Know Your Enemy: I Don’t Trust Those Snakes
I have gone on record in the past as saying that I respect Kirk Gibson, manager of the Arizona Diamondbacks, more than any other National League West manager not named Bruce Bochy. Feel free to substitute the word “fear” for that of “respect.” What’s more, I know why I respect him more than any other and it dates back to that 1988 World Series, when as a Los Angeles Dodger, he limped to the plate with a hamstring injury to one leg, and a knee injury to the other. He was also fighting a stomach virus when he slugged a 3-2 pitch from Dennis Eckersley over the wall for a first-game Series victory. He hobbled around the bases and the Dodgers went on to win in five.
As John Schmidt said during the Season Opener, “That’s one thing that the Diamondbacks are going to be known for...the character of their manager is they’re going to play hard...They’re going to do all the things they have to, to compete...They don’t want to take second... They don’t want to just concede that it’s the Dodgers’ division.”
Kirk Gibson will not quit. His team could be down by six with two outs in the ninth, and he will not give up. Entering his fourth season as skipper of the D-backs, he instills this drive in his players and, after back-to-back 81-81 seasons, the team is fired up and working together to sort out the little things down in the desert, to be able to make a run at the playoffs. Here is a look at what has been going on in that den of Snakes since the season ended last fall.
General manager Kevin Towers set out on a mission to do three things: improve starting pitching, replace his closer, and add power to the lineup. First, the D-backs went all out in the Masahiro Tanaka sweepstakes before signing free agent Bronson Arroyo to a two-year, $23.5 million deal. Next, they jettisoned closer Heath Bell, (D-backs were tied for worst with 29 blown saves last season), and traded third-base prospect Matt Davidson for White Sox closer Addison Reed. Third, Arizona sent prospects Tyler Skaggs to the Los Angeles Angels and Adam Eaton to the Chicago White Sox and landed some thunder in the person of left-fielder Mark Trumbo, who hit 34 home runs last season with 100 RBI’s.
Unfortunately, Patrick Corbin, slated to be the Opening Day pitcher, suffered a partial tear of his ulnar collateral ligament, requiring surgery on his elbow, so the acquisition of Arroyo became more of a stop-gap effort than the upgrade it was intended to be. The D-backs will seek to supply a replacement for Corbin from three candidates: Randall Delgado (18 MLB games’ experience) Archie Bradley (4 games) or Bo Schultz (none).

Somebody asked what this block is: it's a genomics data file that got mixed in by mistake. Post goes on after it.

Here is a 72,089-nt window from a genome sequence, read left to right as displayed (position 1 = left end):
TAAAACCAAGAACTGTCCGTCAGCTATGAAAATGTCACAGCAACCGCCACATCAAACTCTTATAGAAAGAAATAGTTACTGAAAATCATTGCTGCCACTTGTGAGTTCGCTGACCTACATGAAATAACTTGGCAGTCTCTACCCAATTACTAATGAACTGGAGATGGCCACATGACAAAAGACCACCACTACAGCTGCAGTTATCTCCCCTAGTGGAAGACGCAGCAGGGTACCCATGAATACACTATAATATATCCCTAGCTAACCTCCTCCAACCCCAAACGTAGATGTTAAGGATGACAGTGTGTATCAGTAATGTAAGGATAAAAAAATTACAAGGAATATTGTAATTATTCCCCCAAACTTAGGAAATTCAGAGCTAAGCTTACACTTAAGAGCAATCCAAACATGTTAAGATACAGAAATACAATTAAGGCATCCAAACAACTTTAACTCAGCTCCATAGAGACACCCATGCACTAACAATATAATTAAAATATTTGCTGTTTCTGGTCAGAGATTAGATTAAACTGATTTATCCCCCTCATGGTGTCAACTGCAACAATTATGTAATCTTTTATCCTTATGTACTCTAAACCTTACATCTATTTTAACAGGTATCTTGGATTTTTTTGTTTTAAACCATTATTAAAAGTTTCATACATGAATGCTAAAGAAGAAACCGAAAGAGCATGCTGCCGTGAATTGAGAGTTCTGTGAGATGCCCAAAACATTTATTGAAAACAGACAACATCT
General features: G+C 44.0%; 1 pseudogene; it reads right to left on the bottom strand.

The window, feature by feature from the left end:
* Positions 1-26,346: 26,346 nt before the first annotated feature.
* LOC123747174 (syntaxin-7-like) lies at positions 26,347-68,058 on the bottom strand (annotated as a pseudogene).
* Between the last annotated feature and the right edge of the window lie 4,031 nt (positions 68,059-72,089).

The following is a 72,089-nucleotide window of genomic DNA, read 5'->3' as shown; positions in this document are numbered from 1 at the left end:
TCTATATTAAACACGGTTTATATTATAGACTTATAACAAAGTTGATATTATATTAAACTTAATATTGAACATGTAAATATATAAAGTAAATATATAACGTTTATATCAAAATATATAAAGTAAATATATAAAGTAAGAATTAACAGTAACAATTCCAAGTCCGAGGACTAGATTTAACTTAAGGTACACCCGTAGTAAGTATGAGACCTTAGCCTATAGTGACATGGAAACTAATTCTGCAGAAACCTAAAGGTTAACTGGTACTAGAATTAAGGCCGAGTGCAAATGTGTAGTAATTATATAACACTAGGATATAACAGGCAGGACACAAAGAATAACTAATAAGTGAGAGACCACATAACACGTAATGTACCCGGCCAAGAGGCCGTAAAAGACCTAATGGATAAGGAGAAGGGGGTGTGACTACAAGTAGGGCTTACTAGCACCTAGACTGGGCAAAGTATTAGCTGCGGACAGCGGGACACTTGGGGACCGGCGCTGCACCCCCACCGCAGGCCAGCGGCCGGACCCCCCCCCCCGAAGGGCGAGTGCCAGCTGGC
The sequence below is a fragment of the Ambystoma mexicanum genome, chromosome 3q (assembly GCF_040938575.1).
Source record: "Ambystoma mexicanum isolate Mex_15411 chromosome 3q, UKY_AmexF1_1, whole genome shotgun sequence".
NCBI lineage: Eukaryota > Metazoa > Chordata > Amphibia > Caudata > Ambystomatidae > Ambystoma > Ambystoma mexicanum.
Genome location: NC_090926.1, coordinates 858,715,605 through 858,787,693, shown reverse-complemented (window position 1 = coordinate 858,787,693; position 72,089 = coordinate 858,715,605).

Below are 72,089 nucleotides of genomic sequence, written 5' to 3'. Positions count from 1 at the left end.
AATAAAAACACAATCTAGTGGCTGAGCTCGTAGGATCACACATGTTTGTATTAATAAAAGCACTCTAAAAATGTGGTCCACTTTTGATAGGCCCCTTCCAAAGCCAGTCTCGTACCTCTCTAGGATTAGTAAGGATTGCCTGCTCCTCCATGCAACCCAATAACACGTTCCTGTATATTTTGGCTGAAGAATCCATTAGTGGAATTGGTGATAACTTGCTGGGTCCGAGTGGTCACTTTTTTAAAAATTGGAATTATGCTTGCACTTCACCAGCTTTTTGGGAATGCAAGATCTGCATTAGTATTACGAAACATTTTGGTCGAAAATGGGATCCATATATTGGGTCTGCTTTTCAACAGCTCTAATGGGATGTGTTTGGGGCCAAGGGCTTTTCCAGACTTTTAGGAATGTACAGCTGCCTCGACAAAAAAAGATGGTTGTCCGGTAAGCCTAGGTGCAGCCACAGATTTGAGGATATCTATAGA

At least the bullpen looks deeper with Reed closing and J.J. Putz (3-1, 2.36 ERA, 34.1 innings), along with David Hernandez (5-6, 4.48, 62 games, 62.1 innings) and Brad Ziegler (8-1, 2.22 ERA, 78 games, 73 innings), setting him up. Second-year man Will Harris (4-1, 2.91, 52 innings, 61 games) and newly-inked Oliver Perez, will lend support. Filling out the five-man rotation are newly anointed-Opening Day pitcher Wade Miley, Trevor Cahill, and Brandon McCarthy.
Kirk Gibson’s lineup will feature Miguel Montero at catcher, Paul Goldschmidt at first, Aaron Hill at second, Chis Owings at short, Martin Prado at third, Mark Trumbo in left, A.J. Pollock in center, and Gerardo Parra in right field. A broken hand cost Aaron Hill two months last season but when he came back, he was the same veteran presence hitting .291 in 87 games. Also, Cody Ross’s dislocated hip is allowing him to participate in spring training, but it’s impossible to say when he will be back.
Having two, thirty-homer guys, gives the D-backs a lot of clout. Playing in Arizona will certainly emphasize this point. Paul Goldschmidt, who won the Gold Glove at first base last season, batted .302 with 36 home runs and 125 RBI’s. He was heard to say this spring that he just wanted to win the World Series. With the addition of Mark Trumbo (34 home runs, 100 RBI’s) the D-backs have a good shot, at least, of making the playoffs.
For all of the talk about the Dodgers being the obvious division winner in the NL West, the Diamondbacks are a serious threat indeed. They gave up several valuable prospects this past winter and have stretched their payroll to a record $110 million. This year’s division race will come down to how the top teams fare within their own division more than at any time in the past. Call me naive, but I fear the Diamondbacks more than I fear the Los Angeles Dodgers.
I remember 2011, and the way the D-backs overtook the San Francisco Giants, the year Buster Posey went down. I don’t trust those Snakes, and I don’t rust their leader, Kirk Gibson. What we need is to have the Snakes rear up and bite the Dodgers, leaving them out of the picture, while San Francisco marches on to the division title. After all, the Giants have an antidote for the Snakes-it’s called five All-Star pitchers, and they’re good at disabling their opponents.